Thursday, August 12, 2010

Take This Job And Shove It?

Most of you, gentle readers, are unemployed or underemployed.  You started reading this little blog because your MatchGirl was writing about the same (or similar) experiences you were having and the same (or similar) things you were thinking.  And, while I may no longer be unemployed, I am still keeping an eye out for news that effects the unemployed and underemployed amongst us.

When I see a news story about a man like Steven Slater quitting his Jet Blue gig by sliding down the emergency slide, beer in hand, or when I see a hoax like "Whiteboard Girl" - it gives me pause. Both of these are amazing.  I'm not going to lie.  I laughed when I read about both of them.

But they touch a finer point.

People are frustrated.  Working, though ultimately better than not working, the way the economy is right now, is hard.

Please don't take my point the wrong way.  I am so happy to have a job.  And I am lucky to have a job where the people are cool, I am learning a lot, and my boss seems to notice when I am working hard.  I am one of the fortunate ones.  So many people out there - people who were unemployed for a long time and people who are terrified of losing their jobs (for whatever reason) - feel like they cannot speak up.  And they are treated like crap.

The fact of the matter is that a lot of employers are taking full advantage of the fact that the economy is staying in the toilet - and it doesn't look like it's going to get better any time soon.

So, while you may be among the un and underemployed, dear readers, I know you still have that fantasy about saying "take this job and shove it" to your tyrannical boss.  If you could pull a Steven Slater or a "Whiteboard Girl" to quit your job - what would you do?

Leave your comments below!

Monday, July 26, 2010

The Waiting Is The Hardest Part


Patience is a virtue.
-Piers Plowman

Good things come to those who wait.
-Proverbs

Things will be just fine
You and I'll just use a little patience.
-Axl Rose

You take it on faith, you take it to heart
The waiting is the hardest part.
-Tom Petty

Patience is the art of hoping.
-Vauvenargues, Marquis de quotes


Ah, gentle readers, your MatchGirl keeps hearing about the virtue of patience.  And, while she understands that one can't force some subjects and while she understands that one can't push others and while she understands that sometimes there is simply a time-line beyond one's control - she still hates waiting.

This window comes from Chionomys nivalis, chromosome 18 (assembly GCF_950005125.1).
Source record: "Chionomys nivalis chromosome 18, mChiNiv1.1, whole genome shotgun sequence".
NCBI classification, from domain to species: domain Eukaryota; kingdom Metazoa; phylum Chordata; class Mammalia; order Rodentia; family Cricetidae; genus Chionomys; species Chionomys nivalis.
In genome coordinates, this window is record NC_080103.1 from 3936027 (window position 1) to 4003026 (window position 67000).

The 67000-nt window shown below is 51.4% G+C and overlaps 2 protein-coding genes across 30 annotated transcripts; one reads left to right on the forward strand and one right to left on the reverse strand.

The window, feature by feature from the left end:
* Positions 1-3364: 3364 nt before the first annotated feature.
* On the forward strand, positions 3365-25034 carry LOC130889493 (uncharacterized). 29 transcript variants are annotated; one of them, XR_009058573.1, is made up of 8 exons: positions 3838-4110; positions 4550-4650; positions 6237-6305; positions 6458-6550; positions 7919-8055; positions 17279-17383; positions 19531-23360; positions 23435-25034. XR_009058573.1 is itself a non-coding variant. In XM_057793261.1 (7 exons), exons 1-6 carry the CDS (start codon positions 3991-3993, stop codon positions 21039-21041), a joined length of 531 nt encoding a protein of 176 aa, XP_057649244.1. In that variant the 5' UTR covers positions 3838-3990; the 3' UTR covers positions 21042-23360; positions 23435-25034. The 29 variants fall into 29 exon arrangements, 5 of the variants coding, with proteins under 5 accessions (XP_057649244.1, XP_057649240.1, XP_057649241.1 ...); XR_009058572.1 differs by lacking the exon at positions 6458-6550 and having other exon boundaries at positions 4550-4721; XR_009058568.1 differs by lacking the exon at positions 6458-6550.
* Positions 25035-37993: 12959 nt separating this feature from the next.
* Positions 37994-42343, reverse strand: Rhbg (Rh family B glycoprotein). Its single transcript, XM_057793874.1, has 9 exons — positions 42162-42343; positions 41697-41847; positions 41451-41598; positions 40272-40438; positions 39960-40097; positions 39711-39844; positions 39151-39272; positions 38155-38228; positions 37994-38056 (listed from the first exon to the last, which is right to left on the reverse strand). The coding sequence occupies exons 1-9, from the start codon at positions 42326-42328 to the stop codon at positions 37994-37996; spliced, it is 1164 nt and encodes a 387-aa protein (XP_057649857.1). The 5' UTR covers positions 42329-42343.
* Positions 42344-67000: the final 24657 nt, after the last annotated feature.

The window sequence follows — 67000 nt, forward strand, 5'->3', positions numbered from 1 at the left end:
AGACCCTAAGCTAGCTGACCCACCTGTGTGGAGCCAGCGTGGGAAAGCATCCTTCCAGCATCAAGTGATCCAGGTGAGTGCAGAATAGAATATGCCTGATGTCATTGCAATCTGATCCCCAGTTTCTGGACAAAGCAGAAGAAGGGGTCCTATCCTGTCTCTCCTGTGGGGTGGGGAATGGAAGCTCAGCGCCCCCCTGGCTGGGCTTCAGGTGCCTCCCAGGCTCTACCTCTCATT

Relying on others to come to a decision is one of the most frustrating things in the world.  Because, no matter how hard you've worked towards something or how much you've given of yourself or how much you've put yourself out there - the waiting is the hardest part.

(I've written about it here before)

In dating, it's the waiting for the call.  It's the waiting for the first kiss.  It's the waiting, when (or once) you know what you want from someone - the them to come to the same (you hope) or another (disappointing, yet often inevitable) conclusion.

In the job hunt, it comes after you've sent out hundreds of resumes and are not hearing anything back.  It comes after that first interview, when you are just hoping that they'll call you back.  It comes later you've learned, through your well networked grapevine, that they've checked your references and  you just sit hitting "refresh" on your e-mail browser for hours - no, days - on end.  Waiting for any word.  For any answer.

Recently, for millions of unemployed, it's been in waiting for Congress to come back from yet another vacation (read: campaign trip back home) and vote on a bill that affects your every day life - your ability to pay your rent or keep your electricity on or feed your kids.

It's hard to be patient, dear ones.  It's hard to be patient because, many times, that patience means that you have little or no control over the outcome for which you are waiting.

Thursday, July 22, 2010

Milestones

As I've noted many times, your MatchGirl is fast approaching her 35th birthday (it's in November & presents are welcome).  And, as regular readers will know, this looming event gives me pause.

It's a milestone birthday that has me considering where I am going and what I am doing  - in every aspect of my life.

I recently read a blog post listing eleven famous people who were not doing the jobs that they are famous for when they were 30 years old.  And gentle readers, I'm not going to lie, that list made me feel a bit better about where my life is going and the direction I am taking it in.  I've written before about how Julia Child found her passion - her soul mate, her love of French culture, her fervor for French cooking - when she was just a bit older than your MatchGirl is now.

This I find inspiring.

Because even though I have friends who are just past 30 and have jobs - no, careers - that are not only impressive, but that they enjoy.  I'm not jealous.  How could I be?  They have careers that they have been focused on for their entire adult lives.  Maybe before they were even adults.  I don't have that.  The answer to "What do you want to be when you grow up?" was never so simple or so focused for me.  Of course, I have friends who fell into amazing jobs or amazing careers, not to say they don't work hard, because they do, they are simply in jobs they didn't dream about as kids.

And that's OK.  We all have different paths.  We all come upon where we're supposed to be at different times and in different ways. 

And, with the specter of that milestone birthday only a few months in the distance - I feel like I might be on the right path.